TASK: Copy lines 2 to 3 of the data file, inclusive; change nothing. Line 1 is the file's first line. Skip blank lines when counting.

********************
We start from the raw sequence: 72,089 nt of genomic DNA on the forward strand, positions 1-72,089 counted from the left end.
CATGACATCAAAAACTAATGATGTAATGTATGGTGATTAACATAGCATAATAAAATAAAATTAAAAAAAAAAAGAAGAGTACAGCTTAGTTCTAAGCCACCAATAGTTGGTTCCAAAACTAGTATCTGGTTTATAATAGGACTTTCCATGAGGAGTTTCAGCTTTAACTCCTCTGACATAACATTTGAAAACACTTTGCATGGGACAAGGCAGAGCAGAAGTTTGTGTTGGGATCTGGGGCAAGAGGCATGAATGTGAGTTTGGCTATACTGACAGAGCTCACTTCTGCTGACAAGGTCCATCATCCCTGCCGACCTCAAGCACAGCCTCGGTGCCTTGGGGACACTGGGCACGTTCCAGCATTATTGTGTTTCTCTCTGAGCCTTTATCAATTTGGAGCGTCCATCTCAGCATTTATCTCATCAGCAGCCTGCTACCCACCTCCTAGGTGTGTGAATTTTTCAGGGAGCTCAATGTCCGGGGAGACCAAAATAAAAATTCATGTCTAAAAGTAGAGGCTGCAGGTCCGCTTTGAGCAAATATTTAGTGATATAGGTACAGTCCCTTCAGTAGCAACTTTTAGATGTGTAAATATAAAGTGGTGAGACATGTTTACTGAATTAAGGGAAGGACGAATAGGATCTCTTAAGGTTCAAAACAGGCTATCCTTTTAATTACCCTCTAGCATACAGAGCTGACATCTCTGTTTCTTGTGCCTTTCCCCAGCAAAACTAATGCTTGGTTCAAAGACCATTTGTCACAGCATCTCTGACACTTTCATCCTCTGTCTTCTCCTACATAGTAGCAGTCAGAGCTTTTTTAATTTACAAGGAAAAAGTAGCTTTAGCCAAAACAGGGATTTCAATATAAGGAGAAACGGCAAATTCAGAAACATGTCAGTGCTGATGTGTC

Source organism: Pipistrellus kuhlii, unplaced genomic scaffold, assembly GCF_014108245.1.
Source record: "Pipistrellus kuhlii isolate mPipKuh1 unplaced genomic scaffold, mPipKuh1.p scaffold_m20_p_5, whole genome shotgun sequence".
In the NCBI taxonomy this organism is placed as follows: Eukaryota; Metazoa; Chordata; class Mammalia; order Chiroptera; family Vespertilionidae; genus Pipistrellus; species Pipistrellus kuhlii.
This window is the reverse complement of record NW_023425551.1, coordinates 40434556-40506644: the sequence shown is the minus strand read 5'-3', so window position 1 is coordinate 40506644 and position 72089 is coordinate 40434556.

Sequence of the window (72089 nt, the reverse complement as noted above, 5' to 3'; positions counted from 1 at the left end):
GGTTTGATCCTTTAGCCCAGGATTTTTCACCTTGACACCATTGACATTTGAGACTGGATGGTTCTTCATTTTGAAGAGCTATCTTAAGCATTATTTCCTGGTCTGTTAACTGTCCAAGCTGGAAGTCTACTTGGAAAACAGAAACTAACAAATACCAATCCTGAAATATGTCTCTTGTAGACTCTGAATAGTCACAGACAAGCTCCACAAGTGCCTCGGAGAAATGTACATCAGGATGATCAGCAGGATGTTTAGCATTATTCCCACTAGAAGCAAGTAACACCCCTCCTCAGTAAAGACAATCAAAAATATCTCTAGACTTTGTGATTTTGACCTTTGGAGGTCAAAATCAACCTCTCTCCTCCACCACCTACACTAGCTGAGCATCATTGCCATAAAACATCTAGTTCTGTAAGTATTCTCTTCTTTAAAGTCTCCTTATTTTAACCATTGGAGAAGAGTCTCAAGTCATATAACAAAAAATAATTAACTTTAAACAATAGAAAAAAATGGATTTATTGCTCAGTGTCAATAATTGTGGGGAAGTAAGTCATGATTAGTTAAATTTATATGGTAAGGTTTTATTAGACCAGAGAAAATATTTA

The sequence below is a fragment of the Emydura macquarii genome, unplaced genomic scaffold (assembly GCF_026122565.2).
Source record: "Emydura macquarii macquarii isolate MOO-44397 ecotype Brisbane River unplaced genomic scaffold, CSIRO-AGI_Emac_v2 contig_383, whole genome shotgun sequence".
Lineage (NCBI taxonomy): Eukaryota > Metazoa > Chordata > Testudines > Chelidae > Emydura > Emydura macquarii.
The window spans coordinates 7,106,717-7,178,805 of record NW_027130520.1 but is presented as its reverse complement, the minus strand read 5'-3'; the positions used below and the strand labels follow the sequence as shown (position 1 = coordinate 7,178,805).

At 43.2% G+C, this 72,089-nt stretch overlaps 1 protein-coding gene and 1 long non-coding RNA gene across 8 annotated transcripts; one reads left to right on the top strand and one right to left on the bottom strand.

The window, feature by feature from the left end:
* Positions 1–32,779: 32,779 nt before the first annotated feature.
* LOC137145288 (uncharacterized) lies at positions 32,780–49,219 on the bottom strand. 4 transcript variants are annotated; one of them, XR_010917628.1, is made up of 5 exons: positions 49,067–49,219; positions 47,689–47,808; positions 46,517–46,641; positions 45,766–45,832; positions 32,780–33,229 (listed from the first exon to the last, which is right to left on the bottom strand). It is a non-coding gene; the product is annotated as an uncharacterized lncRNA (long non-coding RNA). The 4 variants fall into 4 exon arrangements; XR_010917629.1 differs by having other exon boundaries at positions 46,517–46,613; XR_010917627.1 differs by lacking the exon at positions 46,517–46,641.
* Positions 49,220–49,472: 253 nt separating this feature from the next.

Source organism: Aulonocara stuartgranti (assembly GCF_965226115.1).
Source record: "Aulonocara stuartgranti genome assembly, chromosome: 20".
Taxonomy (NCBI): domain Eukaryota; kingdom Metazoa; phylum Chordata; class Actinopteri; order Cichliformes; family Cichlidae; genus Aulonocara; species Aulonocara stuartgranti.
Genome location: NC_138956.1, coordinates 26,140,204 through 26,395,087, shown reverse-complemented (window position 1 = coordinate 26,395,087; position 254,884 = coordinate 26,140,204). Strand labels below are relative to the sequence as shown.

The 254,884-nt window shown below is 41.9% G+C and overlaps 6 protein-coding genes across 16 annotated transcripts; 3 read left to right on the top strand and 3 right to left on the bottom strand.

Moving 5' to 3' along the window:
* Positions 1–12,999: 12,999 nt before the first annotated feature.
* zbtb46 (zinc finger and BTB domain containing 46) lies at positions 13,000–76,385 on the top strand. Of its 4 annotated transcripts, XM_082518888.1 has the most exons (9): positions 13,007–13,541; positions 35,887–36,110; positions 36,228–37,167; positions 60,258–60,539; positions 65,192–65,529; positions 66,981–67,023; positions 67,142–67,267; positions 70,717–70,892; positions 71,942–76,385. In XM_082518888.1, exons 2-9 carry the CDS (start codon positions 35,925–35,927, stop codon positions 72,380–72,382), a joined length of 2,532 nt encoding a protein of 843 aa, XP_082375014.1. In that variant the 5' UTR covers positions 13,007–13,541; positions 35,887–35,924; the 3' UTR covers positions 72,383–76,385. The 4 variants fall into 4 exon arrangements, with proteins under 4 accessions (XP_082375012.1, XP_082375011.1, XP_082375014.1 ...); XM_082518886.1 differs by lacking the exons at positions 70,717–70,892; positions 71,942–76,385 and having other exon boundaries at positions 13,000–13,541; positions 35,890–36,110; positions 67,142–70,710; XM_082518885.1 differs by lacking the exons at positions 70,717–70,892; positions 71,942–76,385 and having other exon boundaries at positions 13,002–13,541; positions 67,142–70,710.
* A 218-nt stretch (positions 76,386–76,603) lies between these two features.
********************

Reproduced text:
CATGACATCAAAAACTAATGATGTAATGTATGGTGATTAACATAGCATAATAAAATAAAATTAAAAAAAAAAAGAAGAGTACAGCTTAGTTCTAAGCCACCAATAGTTGGTTCCAAAACTAGTATCTGGTTTATAATAGGACTTTCCATGAGGAGTTTCAGCTTTAACTCCTCTGACATAACATTTGAAAACACTTTGCATGGGACAAGGCAGAGCAGAAGTTTGTGTTGGGATCTGGGGCAAGAGGCATGAATGTGAGTTTGGCTATACTGACAGAGCTCACTTCTGCTGACAAGGTCCATCATCCCTGCCGACCTCAAGCACAGCCTCGGTGCCTTGGGGACACTGGGCACGTTCCAGCATTATTGTGTTTCTCTCTGAGCCTTTATCAATTTGGAGCGTCCATCTCAGCATTTATCTCATCAGCAGCCTGCTACCCACCTCCTAGGTGTGTGAATTTTTCAGGGAGCTCAATGTCCGGGGAGACCAAAATAAAAATTCATGTCTAAAAGTAGAGGCTGCAGGTCCGCTTTGAGCAAATATTTAGTGATATAGGTACAGTCCCTTCAGTAGCAACTTTTAGATGTGTAAATATAAAGTGGTGAGACATGTTTACTGAATTAAGGGAAGGACGAATAGGATCTCTTAAGGTTCAAAACAGGCTATCCTTTTAATTACCCTCTAGCATACAGAGCTGACATCTCTGTTTCTTGTGCCTTTCCCCAGCAAAACTAATGCTTGGTTCAAAGACCATTTGTCACAGCATCTCTGACACTTTCATCCTCTGTCTTCTCCTACATAGTAGCAGTCAGAGCTTTTTTAATTTACAAGGAAAAAGTAGCTTTAGCCAAAACAGGGATTTCAATATAAGGAGAAACGGCAAATTCAGAAACATGTCAGTGCTGATGTGTC

Source organism: Pipistrellus kuhlii, unplaced genomic scaffold, assembly GCF_014108245.1.